Former U.S. Federal Reserve Chairman Ben Bernanke suggested on Thursday that the Federal Reserve is likely to raise interest rates in July, which may be the final hike in the current cycle. Bernanke implied that it seems quite evident that the Fed will increase rates by 25 basis points at its next meeting, and this July increase might be the last one.

Currently, the market widely expects the Fed to raise interest rates by 25 basis points at the upcoming Federal Open Market Committee (FOMC) meeting. According to data from the federal funds futures market, traders are almost certain of a rate hike at the Fed's July 25-26 meeting, but simultaneously predict limited possibilities for further increases thereafter.

A recent media survey showed that the vast majority of economists expect the Fed to raise rates again next week, thus concluding this round of hikes that has lasted for 16 months. Only one-fifth predict additional hikes before November to curb inflation.

Bernanke predicted that with the easing of rent increases and the decline in car prices, inflation could fall more persistently to the level of 3% - 3.5% in the next six months. By early next year, U.S. inflation is expected to reduce to around 3%. Thereafter, he anticipates the Fed will proceed slowly, aiming to bring inflation down to the 2% target.

Bernanke's optimistic view on inflation aligns with another former Fed leader-former Federal Reserve Chair and current U.S. Treasury Secretary Janet Yellen. Yellen stated this week that a cooling labor market is playing a key role in slowing U.S. inflation, with housing costs and auto price pressures also decreasing. She expects these factors to continue driving price pressures lower and also hinted at a potential decline in corporate profit margins. However, Yellen cautioned against being overly optimistic due to the June CPI.

Last week, the U.S. announced June CPI and PPI data, both of which showed noticeable cooling of the country's inflation. The June CPI increase of 3% year-on-year was below expectations, hitting its lowest since March 2021, and core CPI rose by 4.8% year-on-year, also lower than expected, marking the lowest since October 2021. The June PPI cooled more than expected to 0.1%, reaching a new low since August 2020. The core PPI rose by 2.4% year-on-year, lower than expected, marking the lowest since February 2021.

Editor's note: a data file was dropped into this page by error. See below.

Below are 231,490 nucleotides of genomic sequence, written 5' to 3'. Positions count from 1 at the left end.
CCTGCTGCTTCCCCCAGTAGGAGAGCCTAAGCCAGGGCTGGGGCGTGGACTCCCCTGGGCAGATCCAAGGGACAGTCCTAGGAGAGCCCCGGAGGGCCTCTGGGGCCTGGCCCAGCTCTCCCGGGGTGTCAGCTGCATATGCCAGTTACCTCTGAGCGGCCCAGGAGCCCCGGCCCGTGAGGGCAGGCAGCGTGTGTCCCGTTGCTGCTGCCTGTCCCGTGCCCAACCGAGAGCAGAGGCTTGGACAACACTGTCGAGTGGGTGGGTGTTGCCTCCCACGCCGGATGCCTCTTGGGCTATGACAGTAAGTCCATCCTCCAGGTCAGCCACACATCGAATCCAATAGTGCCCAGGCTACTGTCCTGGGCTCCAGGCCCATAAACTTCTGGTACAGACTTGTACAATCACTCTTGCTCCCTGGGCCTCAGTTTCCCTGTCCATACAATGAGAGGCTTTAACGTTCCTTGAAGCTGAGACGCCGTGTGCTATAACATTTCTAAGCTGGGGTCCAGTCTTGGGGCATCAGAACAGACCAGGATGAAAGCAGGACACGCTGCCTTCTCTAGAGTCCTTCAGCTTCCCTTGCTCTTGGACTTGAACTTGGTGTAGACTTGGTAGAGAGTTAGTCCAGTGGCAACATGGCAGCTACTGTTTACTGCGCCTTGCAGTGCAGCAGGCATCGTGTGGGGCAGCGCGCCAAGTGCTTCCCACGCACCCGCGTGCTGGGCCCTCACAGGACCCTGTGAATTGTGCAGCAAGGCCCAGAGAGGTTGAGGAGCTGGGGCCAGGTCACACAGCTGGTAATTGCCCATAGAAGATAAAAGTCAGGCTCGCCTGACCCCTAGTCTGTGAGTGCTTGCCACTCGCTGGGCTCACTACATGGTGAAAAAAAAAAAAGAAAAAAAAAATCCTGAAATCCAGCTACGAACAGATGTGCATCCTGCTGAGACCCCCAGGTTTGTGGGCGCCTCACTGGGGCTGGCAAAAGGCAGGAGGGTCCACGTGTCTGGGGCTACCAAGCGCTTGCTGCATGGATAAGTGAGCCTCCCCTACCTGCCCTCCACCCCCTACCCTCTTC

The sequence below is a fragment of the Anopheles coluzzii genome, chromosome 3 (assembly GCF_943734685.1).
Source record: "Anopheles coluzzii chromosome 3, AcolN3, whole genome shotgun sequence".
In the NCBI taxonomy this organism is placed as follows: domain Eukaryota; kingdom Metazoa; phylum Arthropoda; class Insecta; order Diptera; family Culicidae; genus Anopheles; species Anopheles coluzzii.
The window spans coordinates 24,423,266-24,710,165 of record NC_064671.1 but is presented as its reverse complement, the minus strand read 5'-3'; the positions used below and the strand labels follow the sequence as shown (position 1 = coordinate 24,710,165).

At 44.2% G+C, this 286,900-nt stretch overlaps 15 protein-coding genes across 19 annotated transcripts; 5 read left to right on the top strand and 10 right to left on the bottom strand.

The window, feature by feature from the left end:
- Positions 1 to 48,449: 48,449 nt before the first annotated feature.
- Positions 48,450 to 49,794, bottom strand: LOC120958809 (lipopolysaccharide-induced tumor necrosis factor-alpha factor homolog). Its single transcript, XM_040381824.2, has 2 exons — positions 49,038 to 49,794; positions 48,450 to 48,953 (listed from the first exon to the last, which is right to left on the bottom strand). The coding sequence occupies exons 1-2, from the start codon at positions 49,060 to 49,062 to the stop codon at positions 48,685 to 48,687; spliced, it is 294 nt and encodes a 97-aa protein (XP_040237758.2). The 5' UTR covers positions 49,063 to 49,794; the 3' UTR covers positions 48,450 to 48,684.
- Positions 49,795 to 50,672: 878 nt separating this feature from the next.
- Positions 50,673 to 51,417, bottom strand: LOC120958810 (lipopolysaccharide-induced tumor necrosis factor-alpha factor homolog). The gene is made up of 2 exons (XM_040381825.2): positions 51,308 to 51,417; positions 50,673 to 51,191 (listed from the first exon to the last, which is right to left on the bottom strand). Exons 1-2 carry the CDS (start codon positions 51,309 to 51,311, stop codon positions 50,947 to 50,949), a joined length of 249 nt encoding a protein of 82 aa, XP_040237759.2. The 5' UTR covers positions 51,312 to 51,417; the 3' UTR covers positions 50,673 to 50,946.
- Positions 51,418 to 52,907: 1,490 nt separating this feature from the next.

Bernanke believes the Fed hopes to see a better balance between supply and demand in the labor market before declaring victory against inflation. Regarding the current labor market, Bernanke noted it's still hot. Although the number of JOLTS job vacancies has declined, each unemployed person still corresponds to approximately 1.6 vacant positions.

A previous Wall Street Journal article mentioned that the ratio of job vacancies to the number of unemployed reached a record level of over 2 in March of last year. This ratio was 1.2 before the pandemic and is still significantly higher than this long-term trend level.

Bernanke expects the U.S. economy may slow down as a cost of combating inflation. However, he emphasized that even if any recession occurs, it would likely be mild, marked by a very gentle rise in the unemployment rate and an economic slowdown. He would be quite surprised if the U.S. economy faces a severe recession next year.

Wall Street Journal reporter Nick Timiraos wrote last week that the Fed is likely to raise interest rates by 25 basis points in July. The real debate at the July meeting could center around under what circumstances it would be necessary to raise rates again in September or the fall. Slowing inflation data increases the likelihood that the July rate hike might be the last one.